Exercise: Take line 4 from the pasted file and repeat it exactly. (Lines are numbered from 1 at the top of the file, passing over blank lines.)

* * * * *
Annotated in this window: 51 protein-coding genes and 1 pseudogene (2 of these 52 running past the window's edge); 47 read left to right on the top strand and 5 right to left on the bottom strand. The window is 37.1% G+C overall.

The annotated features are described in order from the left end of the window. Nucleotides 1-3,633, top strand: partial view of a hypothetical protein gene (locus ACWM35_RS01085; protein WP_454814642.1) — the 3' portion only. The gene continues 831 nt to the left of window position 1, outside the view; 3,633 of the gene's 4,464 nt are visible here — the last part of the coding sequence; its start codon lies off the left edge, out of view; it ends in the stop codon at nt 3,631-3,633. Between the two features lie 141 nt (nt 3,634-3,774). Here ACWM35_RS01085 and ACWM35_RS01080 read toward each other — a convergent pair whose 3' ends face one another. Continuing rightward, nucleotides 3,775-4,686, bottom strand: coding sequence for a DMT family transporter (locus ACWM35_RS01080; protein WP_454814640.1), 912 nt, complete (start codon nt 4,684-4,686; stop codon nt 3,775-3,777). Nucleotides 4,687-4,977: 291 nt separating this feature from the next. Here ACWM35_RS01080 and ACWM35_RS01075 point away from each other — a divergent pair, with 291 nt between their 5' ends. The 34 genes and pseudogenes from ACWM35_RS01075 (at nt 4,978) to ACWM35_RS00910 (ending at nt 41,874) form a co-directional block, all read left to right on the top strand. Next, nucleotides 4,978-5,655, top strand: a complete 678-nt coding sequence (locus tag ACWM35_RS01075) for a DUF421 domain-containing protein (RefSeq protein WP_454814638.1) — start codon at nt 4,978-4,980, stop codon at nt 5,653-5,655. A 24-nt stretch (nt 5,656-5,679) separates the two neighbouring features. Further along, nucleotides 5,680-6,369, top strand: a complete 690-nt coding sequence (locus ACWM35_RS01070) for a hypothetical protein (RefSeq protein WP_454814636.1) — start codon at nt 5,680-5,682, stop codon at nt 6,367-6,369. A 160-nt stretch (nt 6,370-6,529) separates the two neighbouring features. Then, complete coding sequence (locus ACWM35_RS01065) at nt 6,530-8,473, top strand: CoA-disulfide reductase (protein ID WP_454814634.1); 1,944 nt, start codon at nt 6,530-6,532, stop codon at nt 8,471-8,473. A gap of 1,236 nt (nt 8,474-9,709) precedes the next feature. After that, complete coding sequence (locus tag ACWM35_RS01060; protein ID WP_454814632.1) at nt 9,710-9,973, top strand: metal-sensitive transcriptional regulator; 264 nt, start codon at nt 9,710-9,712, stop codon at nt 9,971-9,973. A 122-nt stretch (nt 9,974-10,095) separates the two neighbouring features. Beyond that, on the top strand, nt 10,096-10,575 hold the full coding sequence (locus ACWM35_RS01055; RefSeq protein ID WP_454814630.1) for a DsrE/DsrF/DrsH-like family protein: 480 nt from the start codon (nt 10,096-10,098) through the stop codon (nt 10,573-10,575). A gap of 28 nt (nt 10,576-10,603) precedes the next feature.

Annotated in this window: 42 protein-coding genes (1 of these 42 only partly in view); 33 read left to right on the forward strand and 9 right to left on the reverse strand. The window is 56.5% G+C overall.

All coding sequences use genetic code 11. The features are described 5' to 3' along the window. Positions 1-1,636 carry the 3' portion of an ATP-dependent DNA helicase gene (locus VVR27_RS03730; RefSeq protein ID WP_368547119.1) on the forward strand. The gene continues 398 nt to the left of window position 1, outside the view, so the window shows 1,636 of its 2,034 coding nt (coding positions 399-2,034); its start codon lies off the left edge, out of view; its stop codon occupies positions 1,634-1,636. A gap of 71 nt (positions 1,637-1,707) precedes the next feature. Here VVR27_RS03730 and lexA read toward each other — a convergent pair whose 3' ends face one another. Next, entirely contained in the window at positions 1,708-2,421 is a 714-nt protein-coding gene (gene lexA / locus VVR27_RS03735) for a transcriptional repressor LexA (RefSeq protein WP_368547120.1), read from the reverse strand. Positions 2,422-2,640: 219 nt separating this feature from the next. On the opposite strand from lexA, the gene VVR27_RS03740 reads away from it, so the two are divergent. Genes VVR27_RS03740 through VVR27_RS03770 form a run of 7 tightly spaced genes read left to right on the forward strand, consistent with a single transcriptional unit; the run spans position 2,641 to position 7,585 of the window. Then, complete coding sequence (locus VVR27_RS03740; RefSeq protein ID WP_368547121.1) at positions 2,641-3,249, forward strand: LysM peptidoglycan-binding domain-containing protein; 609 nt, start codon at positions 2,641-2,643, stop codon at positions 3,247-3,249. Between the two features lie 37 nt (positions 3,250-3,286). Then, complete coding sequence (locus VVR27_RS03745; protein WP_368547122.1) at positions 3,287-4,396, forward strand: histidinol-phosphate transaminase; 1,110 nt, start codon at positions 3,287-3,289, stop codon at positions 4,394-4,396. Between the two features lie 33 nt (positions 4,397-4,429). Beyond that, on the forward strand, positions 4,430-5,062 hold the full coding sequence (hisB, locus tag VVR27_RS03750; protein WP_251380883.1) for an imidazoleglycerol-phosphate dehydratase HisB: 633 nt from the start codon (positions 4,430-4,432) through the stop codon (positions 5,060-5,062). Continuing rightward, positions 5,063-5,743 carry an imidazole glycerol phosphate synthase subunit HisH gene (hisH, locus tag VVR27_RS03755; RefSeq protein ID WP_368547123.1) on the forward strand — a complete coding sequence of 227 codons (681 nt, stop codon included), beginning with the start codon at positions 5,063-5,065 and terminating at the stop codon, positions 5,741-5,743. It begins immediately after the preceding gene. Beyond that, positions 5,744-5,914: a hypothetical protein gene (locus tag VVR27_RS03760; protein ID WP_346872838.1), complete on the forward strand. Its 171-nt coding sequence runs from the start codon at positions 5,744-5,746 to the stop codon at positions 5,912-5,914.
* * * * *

All coding sequences use genetic code 11. The features are described 5' to 3' along the window. Positions 1-1,636 carry the 3' portion of an ATP-dependent DNA helicase gene (locus VVR27_RS03730; RefSeq protein ID WP_368547119.1) on the forward strand. The gene continues 398 nt to the left of window position 1, outside the view, so the window shows 1,636 of its 2,034 coding nt (coding positions 399-2,034); its start codon lies off the left edge, out of view; its stop codon occupies positions 1,634-1,636. A gap of 71 nt (positions 1,637-1,707) precedes the next feature. Here VVR27_RS03730 and lexA read toward each other — a convergent pair whose 3' ends face one another. Next, entirely contained in the window at positions 1,708-2,421 is a 714-nt protein-coding gene (gene lexA / locus VVR27_RS03735) for a transcriptional repressor LexA (RefSeq protein WP_368547120.1), read from the reverse strand. Positions 2,422-2,640: 219 nt separating this feature from the next. On the opposite strand from lexA, the gene VVR27_RS03740 reads away from it, so the two are divergent. Genes VVR27_RS03740 through VVR27_RS03770 form a run of 7 tightly spaced genes read left to right on the forward strand, consistent with a single transcriptional unit; the run spans position 2,641 to position 7,585 of the window. Then, complete coding sequence (locus VVR27_RS03740; RefSeq protein ID WP_368547121.1) at positions 2,641-3,249, forward strand: LysM peptidoglycan-binding domain-containing protein; 609 nt, start codon at positions 2,641-2,643, stop codon at positions 3,247-3,249. Between the two features lie 37 nt (positions 3,250-3,286). Then, complete coding sequence (locus VVR27_RS03745; protein WP_368547122.1) at positions 3,287-4,396, forward strand: histidinol-phosphate transaminase; 1,110 nt, start codon at positions 3,287-3,289, stop codon at positions 4,394-4,396. Between the two features lie 33 nt (positions 4,397-4,429). Beyond that, on the forward strand, positions 4,430-5,062 hold the full coding sequence (hisB, locus tag VVR27_RS03750; protein WP_251380883.1) for an imidazoleglycerol-phosphate dehydratase HisB: 633 nt from the start codon (positions 4,430-4,432) through the stop codon (positions 5,060-5,062). Continuing rightward, positions 5,063-5,743 carry an imidazole glycerol phosphate synthase subunit HisH gene (hisH, locus tag VVR27_RS03755; RefSeq protein ID WP_368547123.1) on the forward strand — a complete coding sequence of 227 codons (681 nt, stop codon included), beginning with the start codon at positions 5,063-5,065 and terminating at the stop codon, positions 5,741-5,743. It begins immediately after the preceding gene. Beyond that, positions 5,744-5,914: a hypothetical protein gene (locus tag VVR27_RS03760; protein ID WP_346872838.1), complete on the forward strand. Its 171-nt coding sequence runs from the start codon at positions 5,744-5,746 to the stop codon at positions 5,912-5,914.